Every chief executive officer (CEO) wants superstars in his or her company. Superstars are high performers, innovative, creative, and they deliver outstanding results. Superstars are highly sought-after performers who make their managers look great.
What would happen if they knew how to connect every project to the organization’s overall purpose? Being promoted is often thought of as an opportunity to work exclusively from the proverbial 30,000-foot view. Yet, as many executives know, a new title doesn’t make you a strategist.
It is Saturday morning and career coaching time. One of my favorite questions to ask a client is, “What’s next for you?” A multitude of responses include, “I have more potential to leverage,” “not sure—I am exploring,” “my career has been great, but I am not sure what is next—I feel a bit uncertain,” or “my career has progressed every three to five years, and it is time for me to be CEO (COO, SVP, or VP).”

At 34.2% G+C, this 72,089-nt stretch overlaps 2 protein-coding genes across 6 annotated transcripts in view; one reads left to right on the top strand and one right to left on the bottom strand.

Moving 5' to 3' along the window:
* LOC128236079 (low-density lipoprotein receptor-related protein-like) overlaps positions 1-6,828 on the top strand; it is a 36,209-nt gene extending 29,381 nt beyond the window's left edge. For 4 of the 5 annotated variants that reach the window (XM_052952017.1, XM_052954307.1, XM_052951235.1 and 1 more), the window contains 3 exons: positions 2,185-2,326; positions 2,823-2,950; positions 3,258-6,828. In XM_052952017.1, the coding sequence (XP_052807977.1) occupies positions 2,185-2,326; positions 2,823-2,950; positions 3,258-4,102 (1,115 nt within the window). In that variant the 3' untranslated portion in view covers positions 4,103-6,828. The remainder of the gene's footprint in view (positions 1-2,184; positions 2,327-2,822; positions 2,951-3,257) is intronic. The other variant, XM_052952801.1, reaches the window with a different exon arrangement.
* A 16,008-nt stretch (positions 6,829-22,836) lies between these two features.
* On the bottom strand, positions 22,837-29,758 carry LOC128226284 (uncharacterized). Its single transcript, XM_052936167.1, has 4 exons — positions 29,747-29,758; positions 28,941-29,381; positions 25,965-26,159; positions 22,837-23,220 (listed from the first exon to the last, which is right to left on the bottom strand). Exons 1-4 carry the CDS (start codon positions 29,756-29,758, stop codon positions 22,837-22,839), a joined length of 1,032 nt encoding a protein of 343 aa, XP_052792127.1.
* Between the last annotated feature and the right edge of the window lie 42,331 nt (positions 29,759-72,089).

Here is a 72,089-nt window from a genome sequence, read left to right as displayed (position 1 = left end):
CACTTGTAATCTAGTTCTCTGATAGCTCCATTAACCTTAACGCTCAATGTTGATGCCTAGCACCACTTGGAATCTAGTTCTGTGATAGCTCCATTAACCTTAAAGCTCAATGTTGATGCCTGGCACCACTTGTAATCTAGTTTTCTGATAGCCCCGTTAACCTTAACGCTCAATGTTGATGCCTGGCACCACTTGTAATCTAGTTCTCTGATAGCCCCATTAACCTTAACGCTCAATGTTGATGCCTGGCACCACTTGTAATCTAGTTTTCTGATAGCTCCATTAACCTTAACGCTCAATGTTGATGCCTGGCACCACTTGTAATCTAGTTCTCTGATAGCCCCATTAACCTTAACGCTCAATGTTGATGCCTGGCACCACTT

Holding oneself accountable is more than a slogan or bumper sticker. A fundamental tenet extraordinary leaders embrace is that the degree to which they hold themselves accountable dictates the extent of their empowerment and ability to effect positive change. When this perspective is primary, it forwards actions and builds trust. When it’s absent, it not only feeds a blame game but narrows executives’ perspectives about how to make an impact.
A new white paper authored by DDJ Myers’ Senior Vice President Peter Myers, MCC, shares research on mid-level leadership practices from six years of cohorts in the Emerging Leaders Program. This 35-page white paper is rich with information on mid-level managers and their strategic leadership practices. Here are highlights of three of the eight characteristics of mid-level managers being developed as strategic leaders.